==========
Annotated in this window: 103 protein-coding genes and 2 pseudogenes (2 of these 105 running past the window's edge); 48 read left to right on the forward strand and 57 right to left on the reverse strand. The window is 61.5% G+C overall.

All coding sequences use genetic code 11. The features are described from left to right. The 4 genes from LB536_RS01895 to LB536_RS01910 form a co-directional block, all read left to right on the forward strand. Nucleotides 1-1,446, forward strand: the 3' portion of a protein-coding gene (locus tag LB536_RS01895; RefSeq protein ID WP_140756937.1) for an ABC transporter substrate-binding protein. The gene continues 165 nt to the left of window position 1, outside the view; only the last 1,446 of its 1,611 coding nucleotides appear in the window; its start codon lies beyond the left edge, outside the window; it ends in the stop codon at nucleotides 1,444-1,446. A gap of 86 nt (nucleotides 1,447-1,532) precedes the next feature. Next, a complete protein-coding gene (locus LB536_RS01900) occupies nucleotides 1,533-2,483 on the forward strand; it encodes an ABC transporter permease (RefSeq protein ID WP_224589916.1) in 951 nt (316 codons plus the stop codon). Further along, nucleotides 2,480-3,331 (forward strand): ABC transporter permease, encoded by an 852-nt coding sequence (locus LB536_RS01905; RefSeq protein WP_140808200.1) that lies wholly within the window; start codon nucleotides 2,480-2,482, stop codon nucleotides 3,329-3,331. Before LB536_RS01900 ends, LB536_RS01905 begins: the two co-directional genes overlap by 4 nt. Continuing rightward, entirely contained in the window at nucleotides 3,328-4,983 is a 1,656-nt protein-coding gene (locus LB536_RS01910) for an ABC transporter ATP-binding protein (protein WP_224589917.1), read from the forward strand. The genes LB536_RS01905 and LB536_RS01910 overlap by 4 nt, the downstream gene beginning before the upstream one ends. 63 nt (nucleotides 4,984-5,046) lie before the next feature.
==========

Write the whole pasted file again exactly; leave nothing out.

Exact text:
Annotated in this window: 103 protein-coding genes and 2 pseudogenes (2 of these 105 running past the window's edge); 48 read left to right on the forward strand and 57 right to left on the reverse strand. The window is 61.5% G+C overall.

All coding sequences use genetic code 11. The features are described from left to right. The 4 genes from LB536_RS01895 to LB536_RS01910 form a co-directional block, all read left to right on the forward strand. Nucleotides 1-1,446, forward strand: the 3' portion of a protein-coding gene (locus tag LB536_RS01895; RefSeq protein ID WP_140756937.1) for an ABC transporter substrate-binding protein. The gene continues 165 nt to the left of window position 1, outside the view; only the last 1,446 of its 1,611 coding nucleotides appear in the window; its start codon lies beyond the left edge, outside the window; it ends in the stop codon at nucleotides 1,444-1,446. A gap of 86 nt (nucleotides 1,447-1,532) precedes the next feature. Next, a complete protein-coding gene (locus LB536_RS01900) occupies nucleotides 1,533-2,483 on the forward strand; it encodes an ABC transporter permease (RefSeq protein ID WP_224589916.1) in 951 nt (316 codons plus the stop codon). Further along, nucleotides 2,480-3,331 (forward strand): ABC transporter permease, encoded by an 852-nt coding sequence (locus LB536_RS01905; RefSeq protein WP_140808200.1) that lies wholly within the window; start codon nucleotides 2,480-2,482, stop codon nucleotides 3,329-3,331. Before LB536_RS01900 ends, LB536_RS01905 begins: the two co-directional genes overlap by 4 nt. Continuing rightward, entirely contained in the window at nucleotides 3,328-4,983 is a 1,656-nt protein-coding gene (locus LB536_RS01910) for an ABC transporter ATP-binding protein (protein WP_224589917.1), read from the forward strand. The genes LB536_RS01905 and LB536_RS01910 overlap by 4 nt, the downstream gene beginning before the upstream one ends. 63 nt (nucleotides 4,984-5,046) lie before the next feature.